Demystifying LACP vs Static EtherChannel for vSphere
It’s interesting how often I hear people refer to LACP as if it were some sort of magical unicorn with a universal solvent for aggregating traffic across a number of uplinks. I believe this is stemmed from a base misunderstanding of how EtherChannels work, as I hear lots of confusion and FUD around it. This post is an attempt to take a stab at educating folks on just what the heck LACP is, why it doesn’t work for any native vSphere switches, and the very few advantages it actually brings when compared to a static EtherChannel.
So, What is LACP?
LACP, otherwise known as IEEE 802.1ax Link Aggregation Control Protocol, is simply a way to dynamically build an EtherChannel. Essentially, the “active” end of the LACP group sends out special frames advertising the ability and desire to form an EtherChannel. It’s possible, and quite common, that both ends are set to an “active” state (versus a passive state). Additionally, LACP only supports full duplex links (which isn’t a concern for gigabit or faster links). Once these frames are exchanged, and if the ports on both side agree that they support the requirements, LACP will form an EtherChannel.
Note: LACP has a number of other pieces when setting up an EtherChannel, such as calculating system and port priority, configuring an administrative key, and so on. This really isn’t relevant to what you, the VMware admin cares about, but it does exist if you want to go learn the nitty gritty.
LACP Is Not Included in Native vSphere Switches
Simply put, the native vSphere switches are not able to respond to LACP frames. It neither listens nor advertises. If you set up LACP on the remote switch, it will never hear a reply back from the vSphere host, and thus an EtherChannel will not be created.
If you want to form an EtherChannel with a vSphere host, you must create a Static EtherChannel. This is also referred to as being “on” as the commands to set up Static in Cisco is “mode on”. When set to Static, there is no discovery or advertisements – the EtherChannel is immediately created by the physical switch.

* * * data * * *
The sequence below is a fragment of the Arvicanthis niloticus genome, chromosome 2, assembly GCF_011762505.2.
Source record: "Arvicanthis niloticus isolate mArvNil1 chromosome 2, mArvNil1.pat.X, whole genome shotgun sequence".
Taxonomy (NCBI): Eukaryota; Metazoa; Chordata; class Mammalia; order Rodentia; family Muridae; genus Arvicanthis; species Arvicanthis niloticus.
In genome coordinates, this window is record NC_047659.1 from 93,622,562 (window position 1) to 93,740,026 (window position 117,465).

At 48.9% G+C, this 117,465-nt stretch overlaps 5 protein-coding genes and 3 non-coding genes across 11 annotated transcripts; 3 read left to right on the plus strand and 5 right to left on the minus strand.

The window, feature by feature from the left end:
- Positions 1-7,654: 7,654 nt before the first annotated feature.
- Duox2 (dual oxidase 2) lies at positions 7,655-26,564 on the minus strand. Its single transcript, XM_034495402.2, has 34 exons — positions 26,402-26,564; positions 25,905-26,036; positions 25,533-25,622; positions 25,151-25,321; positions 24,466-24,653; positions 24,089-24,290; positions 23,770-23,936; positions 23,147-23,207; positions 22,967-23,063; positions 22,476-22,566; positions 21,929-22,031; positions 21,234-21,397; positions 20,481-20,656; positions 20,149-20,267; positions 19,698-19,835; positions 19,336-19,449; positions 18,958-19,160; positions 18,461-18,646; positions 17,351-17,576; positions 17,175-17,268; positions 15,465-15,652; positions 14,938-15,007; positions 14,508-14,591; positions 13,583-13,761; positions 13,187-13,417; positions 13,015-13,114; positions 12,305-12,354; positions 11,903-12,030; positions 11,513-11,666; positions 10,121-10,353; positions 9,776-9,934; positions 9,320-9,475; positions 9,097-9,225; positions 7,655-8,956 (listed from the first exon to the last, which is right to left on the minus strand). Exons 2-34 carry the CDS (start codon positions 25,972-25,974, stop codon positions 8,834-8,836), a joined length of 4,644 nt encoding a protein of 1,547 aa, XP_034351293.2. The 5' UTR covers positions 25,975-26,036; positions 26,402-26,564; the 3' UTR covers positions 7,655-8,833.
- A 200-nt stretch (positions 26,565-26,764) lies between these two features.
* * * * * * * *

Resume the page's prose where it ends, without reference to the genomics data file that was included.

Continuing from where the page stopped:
How About Load Distribution?
Here’s the kicker:
Both Static and Dynamic (LACP) EtherChannel use the same load distribution methods.
I put that in italics and bold to emphasize the point. Yes, it’s true. Static and LACP use the same load balancing techniques to handle traffic. If anyone tells you otherwise, bet against them for an easy way to make some quick cash.
This could be you!
But Static Requires IP Hash and LACP Doesn’t … Right?
Now we’re at the murky part. The answer is “wrong” but let’s go into the “why it’s wrong” part.
IP Hash is a native vSphere switch requirement. It does not support any other load distribution methods.
Taken from the vSphere Networking guide
Here is the warning from vSphere:
Notice that if I want to use EtherChannel, I have to select IP Hash for my load balancing method, and immediately there is a little information box warning.
Note: The term IP Hash equates to a load distribution policy of src-dst-ip on a Cisco switch.
Static EtherChannel under other circumstances can use any of the available load distribution policies. When talking to a vSphere host, however, it is forced to using an IP Hash because that is what vSphere is able to use.
If you want to use LACP with vSphere, you are required to install a Cisco Nexus 1000V virtual switch. There’s no other way to do LACP with vSphere at the time of this writing. And, since the 1000V is a (nearly) full featured Cisco switch, instead of a native vSphere switch, you can use any load distribution policy you want – you are no longer limited to IP Hash (src-dst-ip)
LACP Advantages over Static
LACP does have a few tricks up it’s sleeve, but none relating to getting traffic from source to destination any more efficiently.
If you add more than the supported number of ports to an LACP port channel, it has the ability to place these extra ports into a hot-standby mode. If a failure occurs on an active port, the hot-standby port can replace it.
However, the typical supported number of ports for LACP is 8, so for a vSphere environment this is not a feature we would care about. Realistically, who is making 8 port EtherChannels to a vSphere host?
If there is a dumb device sitting in between the two end points of an EtherChannel, such as a media converter, and a single link fails, LACP will adapt by no longer sending traffic down this dead link. Static doesn’t monitor this. This is not typically the case for most vSphere environments I’ve seen, but it may be of an advantage in some scenarios.
LACP won’t form if there is an issue with either end or a problem with configuration. This helps ensure things are working properly. Static will form without any verification, so you have to make sure things are good to go.
Bottom line: I’m not saying LACP (or the Nexus 1000V) is bad. It’s a very popular protocol that I see used all the time. My issue is that I see people wanting LACP thinking that it will better balance traffic, or do something else that it’s absolutely not going to do. Don’t go out and pop a bunch of Cisco 1000Vs into your environment for using LACP unless you have a solid use case.